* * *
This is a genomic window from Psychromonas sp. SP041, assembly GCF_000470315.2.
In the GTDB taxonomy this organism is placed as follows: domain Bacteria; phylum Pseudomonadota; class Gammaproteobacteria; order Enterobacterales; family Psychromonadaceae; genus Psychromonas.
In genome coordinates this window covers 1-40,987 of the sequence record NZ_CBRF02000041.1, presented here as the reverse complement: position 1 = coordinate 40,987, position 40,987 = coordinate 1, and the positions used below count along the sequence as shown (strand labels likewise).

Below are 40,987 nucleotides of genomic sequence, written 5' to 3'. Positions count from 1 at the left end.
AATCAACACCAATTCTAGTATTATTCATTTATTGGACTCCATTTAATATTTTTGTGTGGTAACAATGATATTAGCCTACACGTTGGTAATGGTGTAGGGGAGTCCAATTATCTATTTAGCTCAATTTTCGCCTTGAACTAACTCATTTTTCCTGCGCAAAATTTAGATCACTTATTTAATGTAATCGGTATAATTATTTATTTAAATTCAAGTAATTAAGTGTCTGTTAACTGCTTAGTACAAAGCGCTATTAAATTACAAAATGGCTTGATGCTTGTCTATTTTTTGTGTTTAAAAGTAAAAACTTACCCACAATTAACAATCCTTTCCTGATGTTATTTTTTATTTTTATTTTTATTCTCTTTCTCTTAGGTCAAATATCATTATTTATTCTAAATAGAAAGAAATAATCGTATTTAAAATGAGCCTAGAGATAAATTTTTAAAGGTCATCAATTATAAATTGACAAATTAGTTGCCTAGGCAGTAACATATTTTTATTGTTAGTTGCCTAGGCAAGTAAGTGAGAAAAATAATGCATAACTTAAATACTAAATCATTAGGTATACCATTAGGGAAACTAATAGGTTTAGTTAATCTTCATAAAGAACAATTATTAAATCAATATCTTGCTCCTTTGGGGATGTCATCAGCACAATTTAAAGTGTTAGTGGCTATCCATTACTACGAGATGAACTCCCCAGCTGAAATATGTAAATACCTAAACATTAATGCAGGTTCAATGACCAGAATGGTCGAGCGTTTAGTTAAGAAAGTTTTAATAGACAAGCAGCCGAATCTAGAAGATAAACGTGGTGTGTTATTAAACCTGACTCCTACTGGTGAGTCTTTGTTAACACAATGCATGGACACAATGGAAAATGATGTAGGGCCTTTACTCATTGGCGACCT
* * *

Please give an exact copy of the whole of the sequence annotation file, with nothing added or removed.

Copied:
This is a genomic window from Psychromonas sp. SP041, assembly GCF_000470315.2.
In the GTDB taxonomy this organism is placed as follows: domain Bacteria; phylum Pseudomonadota; class Gammaproteobacteria; order Enterobacterales; family Psychromonadaceae; genus Psychromonas.
In genome coordinates this window covers 1-40,987 of the sequence record NZ_CBRF02000041.1, presented here as the reverse complement: position 1 = coordinate 40,987, position 40,987 = coordinate 1, and the positions used below count along the sequence as shown (strand labels likewise).

Below are 40,987 nucleotides of genomic sequence, written 5' to 3'. Positions count from 1 at the left end.
AATCAACACCAATTCTAGTATTATTCATTTATTGGACTCCATTTAATATTTTTGTGTGGTAACAATGATATTAGCCTACACGTTGGTAATGGTGTAGGGGAGTCCAATTATCTATTTAGCTCAATTTTCGCCTTGAACTAACTCATTTTTCCTGCGCAAAATTTAGATCACTTATTTAATGTAATCGGTATAATTATTTATTTAAATTCAAGTAATTAAGTGTCTGTTAACTGCTTAGTACAAAGCGCTATTAAATTACAAAATGGCTTGATGCTTGTCTATTTTTTGTGTTTAAAAGTAAAAACTTACCCACAATTAACAATCCTTTCCTGATGTTATTTTTTATTTTTATTTTTATTCTCTTTCTCTTAGGTCAAATATCATTATTTATTCTAAATAGAAAGAAATAATCGTATTTAAAATGAGCCTAGAGATAAATTTTTAAAGGTCATCAATTATAAATTGACAAATTAGTTGCCTAGGCAGTAACATATTTTTATTGTTAGTTGCCTAGGCAAGTAAGTGAGAAAAATAATGCATAACTTAAATACTAAATCATTAGGTATACCATTAGGGAAACTAATAGGTTTAGTTAATCTTCATAAAGAACAATTATTAAATCAATATCTTGCTCCTTTGGGGATGTCATCAGCACAATTTAAAGTGTTAGTGGCTATCCATTACTACGAGATGAACTCCCCAGCTGAAATATGTAAATACCTAAACATTAATGCAGGTTCAATGACCAGAATGGTCGAGCGTTTAGTTAAGAAAGTTTTAATAGACAAGCAGCCGAATCTAGAAGATAAACGTGGTGTGTTATTAAACCTGACTCCTACTGGTGAGTCTTTGTTAACACAATGCATGGACACAATGGAAAATGATGTAGGGCCTTTACTCATTGGCGACCT